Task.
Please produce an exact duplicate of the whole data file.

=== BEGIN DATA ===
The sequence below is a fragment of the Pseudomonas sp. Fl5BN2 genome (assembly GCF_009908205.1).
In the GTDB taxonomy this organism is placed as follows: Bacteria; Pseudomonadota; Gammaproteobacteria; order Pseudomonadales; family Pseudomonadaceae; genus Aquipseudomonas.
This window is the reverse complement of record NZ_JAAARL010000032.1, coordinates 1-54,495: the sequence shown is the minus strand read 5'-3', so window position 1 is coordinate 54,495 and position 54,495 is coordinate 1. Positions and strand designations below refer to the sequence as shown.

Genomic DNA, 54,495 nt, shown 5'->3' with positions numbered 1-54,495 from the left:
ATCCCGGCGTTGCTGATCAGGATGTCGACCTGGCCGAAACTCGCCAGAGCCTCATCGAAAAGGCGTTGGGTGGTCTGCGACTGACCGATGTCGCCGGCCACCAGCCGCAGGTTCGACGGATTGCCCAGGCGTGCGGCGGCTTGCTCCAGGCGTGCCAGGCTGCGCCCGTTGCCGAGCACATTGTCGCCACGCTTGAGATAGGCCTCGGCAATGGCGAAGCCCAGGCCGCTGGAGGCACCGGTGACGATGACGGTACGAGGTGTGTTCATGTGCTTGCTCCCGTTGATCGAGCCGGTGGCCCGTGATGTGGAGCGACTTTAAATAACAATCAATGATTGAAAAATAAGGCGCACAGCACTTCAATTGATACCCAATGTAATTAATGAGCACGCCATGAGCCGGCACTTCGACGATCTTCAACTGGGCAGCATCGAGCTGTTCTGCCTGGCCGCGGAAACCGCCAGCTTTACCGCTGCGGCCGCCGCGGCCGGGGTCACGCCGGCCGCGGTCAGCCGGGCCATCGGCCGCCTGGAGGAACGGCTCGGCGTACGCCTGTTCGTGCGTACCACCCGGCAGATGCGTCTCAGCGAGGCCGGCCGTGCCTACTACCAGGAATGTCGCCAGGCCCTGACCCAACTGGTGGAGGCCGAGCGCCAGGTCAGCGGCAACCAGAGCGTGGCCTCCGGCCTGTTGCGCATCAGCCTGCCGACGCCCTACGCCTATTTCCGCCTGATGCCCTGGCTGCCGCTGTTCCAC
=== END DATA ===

The sequence below is a fragment of the Pseudomonas sp. Fl5BN2 genome (assembly GCF_009908205.1).
In the GTDB taxonomy this organism is placed as follows: Bacteria; Pseudomonadota; Gammaproteobacteria; order Pseudomonadales; family Pseudomonadaceae; genus Aquipseudomonas.
This window is the reverse complement of record NZ_JAAARL010000032.1, coordinates 1-54,495: the sequence shown is the minus strand read 5'-3', so window position 1 is coordinate 54,495 and position 54,495 is coordinate 1. Positions and strand designations below refer to the sequence as shown.

Genomic DNA, 54,495 nt, shown 5'->3' with positions numbered 1-54,495 from the left:
ATCCCGGCGTTGCTGATCAGGATGTCGACCTGGCCGAAACTCGCCAGAGCCTCATCGAAAAGGCGTTGGGTGGTCTGCGACTGACCGATGTCGCCGGCCACCAGCCGCAGGTTCGACGGATTGCCCAGGCGTGCGGCGGCTTGCTCCAGGCGTGCCAGGCTGCGCCCGTTGCCGAGCACATTGTCGCCACGCTTGAGATAGGCCTCGGCAATGGCGAAGCCCAGGCCGCTGGAGGCACCGGTGACGATGACGGTACGAGGTGTGTTCATGTGCTTGCTCCCGTTGATCGAGCCGGTGGCCCGTGATGTGGAGCGACTTTAAATAACAATCAATGATTGAAAAATAAGGCGCACAGCACTTCAATTGATACCCAATGTAATTAATGAGCACGCCATGAGCCGGCACTTCGACGATCTTCAACTGGGCAGCATCGAGCTGTTCTGCCTGGCCGCGGAAACCGCCAGCTTTACCGCTGCGGCCGCCGCGGCCGGGGTCACGCCGGCCGCGGTCAGCCGGGCCATCGGCCGCCTGGAGGAACGGCTCGGCGTACGCCTGTTCGTGCGTACCACCCGGCAGATGCGTCTCAGCGAGGCCGGCCGTGCCTACTACCAGGAATGTCGCCAGGCCCTGACCCAACTGGTGGAGGCCGAGCGCCAGGTCAGCGGCAACCAGAGCGTGGCCTCCGGCCTGTTGCGCATCAGCCTGCCGACGCCCTACGCCTATTTCCGCCTGATGCCCTGGCTGCCGCTGTTCCAC